Ironically, 443 smaller Ontario municipalities still have the opportunity to determine their own councils' size and ward boundaries, subject to appeal.

One of Premier Ford's rationales for the change is the need for less politicians. He cited numerous examples of various large U.S. cities with, allegedly, smaller governments.

However, those calculations do not take into account the numerous local politicians populating borough councils and other sub-council entities in those communities. As it stands, Ford's legislation still allows Toronto to "determine the appropriate structure for governing the City, other than with respect to the composition of city council and the division of the City into wards." This leaves the door open to the formation of a lower-tier stratum of governance, such as ward councils, for 2022 - a move which would increase the number of politicians for Toronto.

The increasing prominence of urban life - and the increasing percentage of Ontarians living in cities - may signal that it is time to consider a more fulsome level of home rule for some of the Province's big urban centres. In many ways, each city is a contained universe unto itself, with unique issues often not shared even by other cities. With so many Ontarians now living in dense urban settings, the challenges they face could be addressed specifically at the local level, autonomously but within Ontario's legislative framework.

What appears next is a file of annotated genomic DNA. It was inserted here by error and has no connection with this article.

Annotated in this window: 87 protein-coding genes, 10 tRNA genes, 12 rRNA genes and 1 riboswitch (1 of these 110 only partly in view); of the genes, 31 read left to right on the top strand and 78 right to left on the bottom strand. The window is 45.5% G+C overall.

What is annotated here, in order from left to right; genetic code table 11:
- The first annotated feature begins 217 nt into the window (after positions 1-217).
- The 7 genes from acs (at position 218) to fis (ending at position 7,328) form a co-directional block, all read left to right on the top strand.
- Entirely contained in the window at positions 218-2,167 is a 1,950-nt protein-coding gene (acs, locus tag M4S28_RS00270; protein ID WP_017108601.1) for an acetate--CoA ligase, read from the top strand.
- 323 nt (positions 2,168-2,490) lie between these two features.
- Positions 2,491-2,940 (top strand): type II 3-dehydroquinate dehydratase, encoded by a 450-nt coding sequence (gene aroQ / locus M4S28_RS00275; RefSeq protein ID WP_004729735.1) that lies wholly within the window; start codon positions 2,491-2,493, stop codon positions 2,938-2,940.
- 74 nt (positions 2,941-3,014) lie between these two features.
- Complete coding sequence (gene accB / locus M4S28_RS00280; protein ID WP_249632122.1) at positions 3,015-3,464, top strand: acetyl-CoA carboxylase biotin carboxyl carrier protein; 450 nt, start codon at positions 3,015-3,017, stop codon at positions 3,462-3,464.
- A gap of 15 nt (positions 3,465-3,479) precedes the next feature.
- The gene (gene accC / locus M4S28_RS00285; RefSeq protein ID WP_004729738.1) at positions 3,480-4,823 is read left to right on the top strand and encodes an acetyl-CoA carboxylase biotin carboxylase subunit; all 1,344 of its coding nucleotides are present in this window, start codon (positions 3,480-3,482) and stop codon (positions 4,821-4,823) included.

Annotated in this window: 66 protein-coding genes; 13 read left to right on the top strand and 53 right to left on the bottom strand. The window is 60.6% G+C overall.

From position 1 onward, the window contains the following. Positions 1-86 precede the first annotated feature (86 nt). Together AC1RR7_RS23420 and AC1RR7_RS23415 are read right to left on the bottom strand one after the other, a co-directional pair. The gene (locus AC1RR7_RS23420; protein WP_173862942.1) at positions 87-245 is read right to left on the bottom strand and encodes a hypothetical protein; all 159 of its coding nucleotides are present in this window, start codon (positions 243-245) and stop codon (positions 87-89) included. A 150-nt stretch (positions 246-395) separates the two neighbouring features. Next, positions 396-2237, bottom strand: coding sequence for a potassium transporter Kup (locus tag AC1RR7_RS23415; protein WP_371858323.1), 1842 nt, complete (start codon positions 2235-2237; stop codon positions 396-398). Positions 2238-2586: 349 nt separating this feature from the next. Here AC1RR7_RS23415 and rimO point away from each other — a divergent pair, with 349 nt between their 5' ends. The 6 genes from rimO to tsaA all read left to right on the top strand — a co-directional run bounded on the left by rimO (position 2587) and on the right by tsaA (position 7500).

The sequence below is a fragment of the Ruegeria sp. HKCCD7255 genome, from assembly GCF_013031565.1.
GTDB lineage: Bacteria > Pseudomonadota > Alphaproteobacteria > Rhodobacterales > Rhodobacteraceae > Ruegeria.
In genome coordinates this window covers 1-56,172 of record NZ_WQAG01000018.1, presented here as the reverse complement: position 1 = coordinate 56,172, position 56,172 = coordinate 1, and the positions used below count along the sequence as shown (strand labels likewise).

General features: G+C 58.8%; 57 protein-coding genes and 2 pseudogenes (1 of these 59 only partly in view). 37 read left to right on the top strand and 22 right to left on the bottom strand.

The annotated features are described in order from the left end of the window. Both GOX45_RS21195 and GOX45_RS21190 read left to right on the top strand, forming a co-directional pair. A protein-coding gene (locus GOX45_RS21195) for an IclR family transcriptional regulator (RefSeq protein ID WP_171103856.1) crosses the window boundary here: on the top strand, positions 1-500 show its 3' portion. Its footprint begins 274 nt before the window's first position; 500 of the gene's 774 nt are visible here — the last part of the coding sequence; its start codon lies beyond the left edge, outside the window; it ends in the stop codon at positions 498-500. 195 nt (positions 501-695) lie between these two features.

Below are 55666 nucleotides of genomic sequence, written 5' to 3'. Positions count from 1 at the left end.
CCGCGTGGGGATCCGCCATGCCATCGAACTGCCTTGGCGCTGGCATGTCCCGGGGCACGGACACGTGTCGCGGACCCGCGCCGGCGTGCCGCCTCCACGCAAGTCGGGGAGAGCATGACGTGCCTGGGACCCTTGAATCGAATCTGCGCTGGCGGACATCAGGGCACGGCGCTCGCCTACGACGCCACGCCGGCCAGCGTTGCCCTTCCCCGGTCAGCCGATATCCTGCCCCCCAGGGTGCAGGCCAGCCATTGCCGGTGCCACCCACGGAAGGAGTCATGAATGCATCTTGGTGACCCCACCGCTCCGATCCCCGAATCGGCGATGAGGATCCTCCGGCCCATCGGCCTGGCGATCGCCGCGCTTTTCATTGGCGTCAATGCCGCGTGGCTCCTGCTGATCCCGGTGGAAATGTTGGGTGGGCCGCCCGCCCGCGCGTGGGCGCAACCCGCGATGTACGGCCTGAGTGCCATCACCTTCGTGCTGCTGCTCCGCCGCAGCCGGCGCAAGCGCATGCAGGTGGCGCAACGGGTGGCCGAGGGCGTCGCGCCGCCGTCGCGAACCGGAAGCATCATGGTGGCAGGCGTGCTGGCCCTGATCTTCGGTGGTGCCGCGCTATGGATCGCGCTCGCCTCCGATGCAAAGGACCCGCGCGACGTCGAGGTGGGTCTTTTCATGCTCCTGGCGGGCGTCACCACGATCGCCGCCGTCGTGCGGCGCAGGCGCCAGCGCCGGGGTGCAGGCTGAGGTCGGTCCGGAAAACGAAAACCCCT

Big cities face unique challenges that most smaller cities in Ontario do not face, and a more devolved framework which provides for broad home rule could help to address these issues. For now, however, big cities have no other choice but to make do with the cards they have been dealt by Queen's Park.

Jeff Bolichowski, Media and Policy Analyst at Armstrong Strategy Group, is a former municipal affairs reporter with experience covering current affairs for The St Catharines Standard and The Windsor Star.
Dean Iorfida, Senior Associate at Armstrong Strategy Group, is a municipal law expert who served for 15 years as the City Clerk for the City of Niagara Falls, overseeing council-structure changes in that community.